Like most kids his age, 12-year-old Jude Levy found himself extremely bored when faced with the stay-at-home order due to the coronavirus.
It didn’t take the Valencia resident long to think up a solution, though, quickly deciding to create his own podcast, titled “School’s Out with Jude Levy.”
“We just couldn’t find anything to do, and this seemed really fun and something we would love to do,” Levy said.
Tapping into his dad’s experience as an audio producer, Levy enlisted his help in creating the weekly podcast.
“We are all at home together, and Jude wanted to do a podcast. He was like, ‘Dad, Dad, can you help me?’ So, it’s a father-son project, and we’re having fun doing it,” said Levy’s father, Jack.
Soon, Levy would begin interviewing compelling guests, ranging from Newhall School District Superintendent Jeff Pelzel, who Levy referred to as “the principal of all the principals,” rapper and producer Def Jef, and Dr. Peter Montesano, chatting about COVID-19.
“We basically talk about how it is to be a kid in the quarantine, and their professions,” Levy said, adding that he’s learned a lot in the process. “It’s so fun, and (Def) Jef told me some stories from his career and childhood he has not told before.”
While Levy’s dad has been helping him with the sound and editing, it’s been Levy’s job to come up with all the questions and decide who he wants to interview.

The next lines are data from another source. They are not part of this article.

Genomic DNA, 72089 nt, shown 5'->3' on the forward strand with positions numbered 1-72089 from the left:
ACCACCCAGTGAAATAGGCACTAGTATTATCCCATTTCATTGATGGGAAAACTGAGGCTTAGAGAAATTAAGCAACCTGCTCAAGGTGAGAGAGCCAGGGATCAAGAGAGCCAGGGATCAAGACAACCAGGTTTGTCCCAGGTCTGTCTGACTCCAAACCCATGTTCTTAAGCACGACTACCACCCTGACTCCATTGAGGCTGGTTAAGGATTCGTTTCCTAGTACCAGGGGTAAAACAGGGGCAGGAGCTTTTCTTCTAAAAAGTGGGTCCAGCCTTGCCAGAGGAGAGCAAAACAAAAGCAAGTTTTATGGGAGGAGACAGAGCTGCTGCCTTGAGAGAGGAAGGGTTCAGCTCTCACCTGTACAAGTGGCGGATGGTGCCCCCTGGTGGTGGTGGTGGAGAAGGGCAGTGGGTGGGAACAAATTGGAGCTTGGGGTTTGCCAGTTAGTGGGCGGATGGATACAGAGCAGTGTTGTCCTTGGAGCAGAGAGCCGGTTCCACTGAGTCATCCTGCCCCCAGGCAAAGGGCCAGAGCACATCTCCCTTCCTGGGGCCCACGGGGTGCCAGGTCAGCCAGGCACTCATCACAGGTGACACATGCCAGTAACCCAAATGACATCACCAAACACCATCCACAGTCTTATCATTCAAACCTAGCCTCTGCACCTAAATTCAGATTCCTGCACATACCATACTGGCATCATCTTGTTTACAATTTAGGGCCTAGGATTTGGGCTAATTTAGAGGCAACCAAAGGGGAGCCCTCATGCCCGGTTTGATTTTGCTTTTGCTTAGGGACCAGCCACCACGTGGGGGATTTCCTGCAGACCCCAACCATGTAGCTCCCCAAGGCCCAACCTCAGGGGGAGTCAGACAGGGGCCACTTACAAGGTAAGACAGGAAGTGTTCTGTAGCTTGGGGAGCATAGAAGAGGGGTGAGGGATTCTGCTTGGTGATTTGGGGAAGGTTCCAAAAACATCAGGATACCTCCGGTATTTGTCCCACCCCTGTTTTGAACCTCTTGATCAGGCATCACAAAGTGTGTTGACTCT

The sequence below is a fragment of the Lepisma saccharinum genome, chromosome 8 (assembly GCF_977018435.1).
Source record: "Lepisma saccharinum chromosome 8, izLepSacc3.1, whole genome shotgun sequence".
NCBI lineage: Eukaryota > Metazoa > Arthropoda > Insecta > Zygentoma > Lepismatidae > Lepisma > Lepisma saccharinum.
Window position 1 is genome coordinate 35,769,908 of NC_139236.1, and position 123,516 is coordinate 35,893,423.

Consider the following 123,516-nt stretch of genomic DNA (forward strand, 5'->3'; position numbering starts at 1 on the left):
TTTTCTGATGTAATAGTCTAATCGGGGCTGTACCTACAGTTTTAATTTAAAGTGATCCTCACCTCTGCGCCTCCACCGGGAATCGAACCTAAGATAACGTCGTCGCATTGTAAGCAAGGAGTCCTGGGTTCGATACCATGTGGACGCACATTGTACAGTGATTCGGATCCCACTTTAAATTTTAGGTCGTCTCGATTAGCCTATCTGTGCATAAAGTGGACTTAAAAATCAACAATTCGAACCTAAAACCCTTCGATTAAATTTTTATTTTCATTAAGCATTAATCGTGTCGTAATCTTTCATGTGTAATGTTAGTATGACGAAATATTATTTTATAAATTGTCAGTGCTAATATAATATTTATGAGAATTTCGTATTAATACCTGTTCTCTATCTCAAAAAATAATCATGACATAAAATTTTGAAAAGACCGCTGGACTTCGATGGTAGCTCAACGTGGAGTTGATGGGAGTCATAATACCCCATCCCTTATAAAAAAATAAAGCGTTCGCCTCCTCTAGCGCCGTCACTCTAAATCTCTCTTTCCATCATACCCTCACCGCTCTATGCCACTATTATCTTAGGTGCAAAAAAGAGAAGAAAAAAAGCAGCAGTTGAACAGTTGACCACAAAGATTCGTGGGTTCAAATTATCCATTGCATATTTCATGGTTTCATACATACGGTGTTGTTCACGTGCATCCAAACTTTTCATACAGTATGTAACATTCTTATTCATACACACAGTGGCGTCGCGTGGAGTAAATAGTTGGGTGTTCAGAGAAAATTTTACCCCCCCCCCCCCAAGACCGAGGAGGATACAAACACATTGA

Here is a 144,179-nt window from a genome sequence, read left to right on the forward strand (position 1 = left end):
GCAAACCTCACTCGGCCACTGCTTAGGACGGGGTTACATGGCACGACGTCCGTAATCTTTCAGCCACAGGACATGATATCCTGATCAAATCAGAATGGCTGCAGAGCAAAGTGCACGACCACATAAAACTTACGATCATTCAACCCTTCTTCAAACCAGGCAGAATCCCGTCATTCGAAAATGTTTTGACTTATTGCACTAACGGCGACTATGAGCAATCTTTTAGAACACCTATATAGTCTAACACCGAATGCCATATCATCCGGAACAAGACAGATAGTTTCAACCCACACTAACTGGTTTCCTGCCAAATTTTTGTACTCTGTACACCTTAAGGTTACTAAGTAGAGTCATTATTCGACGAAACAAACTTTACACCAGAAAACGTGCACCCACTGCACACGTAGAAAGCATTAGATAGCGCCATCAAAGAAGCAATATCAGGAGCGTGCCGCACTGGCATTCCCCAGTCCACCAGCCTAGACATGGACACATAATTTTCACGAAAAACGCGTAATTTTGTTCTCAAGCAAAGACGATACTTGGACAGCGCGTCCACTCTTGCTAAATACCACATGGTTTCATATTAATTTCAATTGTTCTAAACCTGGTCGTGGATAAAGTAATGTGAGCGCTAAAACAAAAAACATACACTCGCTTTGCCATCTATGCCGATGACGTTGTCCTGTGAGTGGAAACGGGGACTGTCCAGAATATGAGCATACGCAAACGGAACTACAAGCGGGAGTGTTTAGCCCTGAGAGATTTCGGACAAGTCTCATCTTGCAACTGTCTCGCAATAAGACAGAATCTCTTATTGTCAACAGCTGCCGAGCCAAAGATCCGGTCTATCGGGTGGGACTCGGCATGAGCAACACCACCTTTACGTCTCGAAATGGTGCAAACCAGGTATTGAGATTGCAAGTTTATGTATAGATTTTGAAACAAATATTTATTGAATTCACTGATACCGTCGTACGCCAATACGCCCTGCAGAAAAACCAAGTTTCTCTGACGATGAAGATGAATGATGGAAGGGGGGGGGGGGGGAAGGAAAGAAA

Together, it takes them about two days and a couple late nights to put together each segment.
“Sound has always been what I do, so when he said he wanted to do a podcast, it was pretty easy to look at the challenge and put it together,” Jack added. “The truth is, he’s teaching me as well, because I’m sort of old guard and he’s very social media savvy, so I think he’s educating me while I’m educating him.”
For Levy, who’s always been an outspoken kid, interviewing his guests has almost come naturally. So far, his favorites have been film and TV director Joshua Butler and L.A. School Police Department Officer Rudy Perez.
“Something about them just felt better than the others, like I didn’t have a hard time reading the questions or I was less nervous,” Levy said.
Some of his friends have been watching the show, one of whom even sent Levy a reaction video, and each week, Levy puts out a new episode, which is then sent out to his sixth-grade class at Peachland Elementary.
Right now, they’ve been working to expand each show to include more bits and segments, such as student polls and games, to get the students’ perspective and engage his audience.
During the recent protests, Levy went out into the action for live interviews.
“It was important to be there,” he said. “Kids should know what’s going on.”